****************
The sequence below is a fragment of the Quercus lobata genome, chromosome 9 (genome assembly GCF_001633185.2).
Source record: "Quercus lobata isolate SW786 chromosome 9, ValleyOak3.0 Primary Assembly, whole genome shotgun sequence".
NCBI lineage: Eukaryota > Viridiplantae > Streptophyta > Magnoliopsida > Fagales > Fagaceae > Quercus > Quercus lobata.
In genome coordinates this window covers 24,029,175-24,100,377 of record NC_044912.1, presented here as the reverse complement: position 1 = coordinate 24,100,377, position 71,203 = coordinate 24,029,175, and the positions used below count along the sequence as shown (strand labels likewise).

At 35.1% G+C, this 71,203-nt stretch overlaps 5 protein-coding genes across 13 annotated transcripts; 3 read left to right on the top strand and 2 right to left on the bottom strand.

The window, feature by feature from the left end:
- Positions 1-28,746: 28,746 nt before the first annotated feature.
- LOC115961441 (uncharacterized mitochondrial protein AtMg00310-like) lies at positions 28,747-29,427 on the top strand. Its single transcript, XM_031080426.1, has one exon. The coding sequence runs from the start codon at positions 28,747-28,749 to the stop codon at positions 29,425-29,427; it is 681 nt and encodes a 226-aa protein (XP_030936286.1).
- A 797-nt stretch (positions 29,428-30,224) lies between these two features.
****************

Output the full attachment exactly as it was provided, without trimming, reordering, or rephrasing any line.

The sequence below is a fragment of the Quercus lobata genome, chromosome 9 (genome assembly GCF_001633185.2).
Source record: "Quercus lobata isolate SW786 chromosome 9, ValleyOak3.0 Primary Assembly, whole genome shotgun sequence".
NCBI lineage: Eukaryota > Viridiplantae > Streptophyta > Magnoliopsida > Fagales > Fagaceae > Quercus > Quercus lobata.
In genome coordinates this window covers 24,029,175-24,100,377 of record NC_044912.1, presented here as the reverse complement: position 1 = coordinate 24,100,377, position 71,203 = coordinate 24,029,175, and the positions used below count along the sequence as shown (strand labels likewise).

At 35.1% G+C, this 71,203-nt stretch overlaps 5 protein-coding genes across 13 annotated transcripts; 3 read left to right on the top strand and 2 right to left on the bottom strand.

The window, feature by feature from the left end:
- Positions 1-28,746: 28,746 nt before the first annotated feature.
- LOC115961441 (uncharacterized mitochondrial protein AtMg00310-like) lies at positions 28,747-29,427 on the top strand. Its single transcript, XM_031080426.1, has one exon. The coding sequence runs from the start codon at positions 28,747-28,749 to the stop codon at positions 29,425-29,427; it is 681 nt and encodes a 226-aa protein (XP_030936286.1).
- A 797-nt stretch (positions 29,428-30,224) lies between these two features.